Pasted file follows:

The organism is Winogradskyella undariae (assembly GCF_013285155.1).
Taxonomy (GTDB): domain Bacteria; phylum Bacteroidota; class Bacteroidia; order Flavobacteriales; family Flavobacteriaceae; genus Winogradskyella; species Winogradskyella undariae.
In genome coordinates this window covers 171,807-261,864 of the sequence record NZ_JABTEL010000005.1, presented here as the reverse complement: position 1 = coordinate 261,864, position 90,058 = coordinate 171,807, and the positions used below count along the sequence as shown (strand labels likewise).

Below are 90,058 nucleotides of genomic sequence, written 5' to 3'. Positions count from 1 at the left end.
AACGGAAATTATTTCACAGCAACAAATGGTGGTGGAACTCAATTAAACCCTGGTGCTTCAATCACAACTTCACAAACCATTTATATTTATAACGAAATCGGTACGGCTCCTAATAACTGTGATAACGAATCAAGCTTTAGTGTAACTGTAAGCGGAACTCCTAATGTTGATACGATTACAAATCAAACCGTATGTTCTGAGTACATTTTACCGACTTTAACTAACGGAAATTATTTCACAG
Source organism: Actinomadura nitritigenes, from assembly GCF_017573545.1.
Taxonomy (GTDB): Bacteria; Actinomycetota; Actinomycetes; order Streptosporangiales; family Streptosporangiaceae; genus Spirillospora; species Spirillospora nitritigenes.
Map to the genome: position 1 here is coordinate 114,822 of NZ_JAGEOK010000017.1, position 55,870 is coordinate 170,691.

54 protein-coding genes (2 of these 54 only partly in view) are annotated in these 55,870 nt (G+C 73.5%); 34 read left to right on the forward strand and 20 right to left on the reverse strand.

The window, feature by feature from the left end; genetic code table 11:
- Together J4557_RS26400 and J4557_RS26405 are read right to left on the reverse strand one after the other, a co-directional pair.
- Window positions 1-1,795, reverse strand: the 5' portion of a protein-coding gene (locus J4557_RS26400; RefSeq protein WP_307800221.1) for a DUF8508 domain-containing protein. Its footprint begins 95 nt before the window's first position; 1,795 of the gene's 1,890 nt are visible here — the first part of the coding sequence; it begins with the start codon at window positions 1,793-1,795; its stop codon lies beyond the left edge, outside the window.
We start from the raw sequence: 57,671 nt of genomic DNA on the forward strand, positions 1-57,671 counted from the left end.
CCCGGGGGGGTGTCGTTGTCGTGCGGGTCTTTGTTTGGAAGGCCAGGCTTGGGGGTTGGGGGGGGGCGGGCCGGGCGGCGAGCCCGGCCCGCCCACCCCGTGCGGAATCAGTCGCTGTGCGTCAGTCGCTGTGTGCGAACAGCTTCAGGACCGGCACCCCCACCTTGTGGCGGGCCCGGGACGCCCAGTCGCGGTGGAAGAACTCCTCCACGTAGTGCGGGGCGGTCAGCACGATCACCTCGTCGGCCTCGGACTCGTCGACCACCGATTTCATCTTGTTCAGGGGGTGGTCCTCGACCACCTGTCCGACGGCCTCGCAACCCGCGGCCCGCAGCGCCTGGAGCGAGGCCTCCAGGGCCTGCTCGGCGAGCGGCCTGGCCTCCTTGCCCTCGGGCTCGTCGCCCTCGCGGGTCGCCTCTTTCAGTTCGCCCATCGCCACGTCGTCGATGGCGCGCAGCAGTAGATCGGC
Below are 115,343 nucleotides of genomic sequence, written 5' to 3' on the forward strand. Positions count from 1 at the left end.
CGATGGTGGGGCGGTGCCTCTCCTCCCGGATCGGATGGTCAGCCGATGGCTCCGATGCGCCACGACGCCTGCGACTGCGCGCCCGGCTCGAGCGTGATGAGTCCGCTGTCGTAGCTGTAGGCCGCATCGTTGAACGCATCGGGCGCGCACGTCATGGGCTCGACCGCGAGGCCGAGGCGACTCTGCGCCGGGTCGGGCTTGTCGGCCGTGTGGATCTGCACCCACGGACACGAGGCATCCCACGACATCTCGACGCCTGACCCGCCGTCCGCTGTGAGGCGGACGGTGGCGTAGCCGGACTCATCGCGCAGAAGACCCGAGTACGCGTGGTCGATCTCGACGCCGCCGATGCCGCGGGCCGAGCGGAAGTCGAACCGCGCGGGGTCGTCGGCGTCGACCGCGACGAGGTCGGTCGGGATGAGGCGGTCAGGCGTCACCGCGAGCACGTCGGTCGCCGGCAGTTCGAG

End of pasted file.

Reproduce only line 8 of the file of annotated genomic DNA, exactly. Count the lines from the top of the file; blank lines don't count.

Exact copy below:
Map to the genome: position 1 here is coordinate 114,822 of NZ_JAGEOK010000017.1, position 55,870 is coordinate 170,691.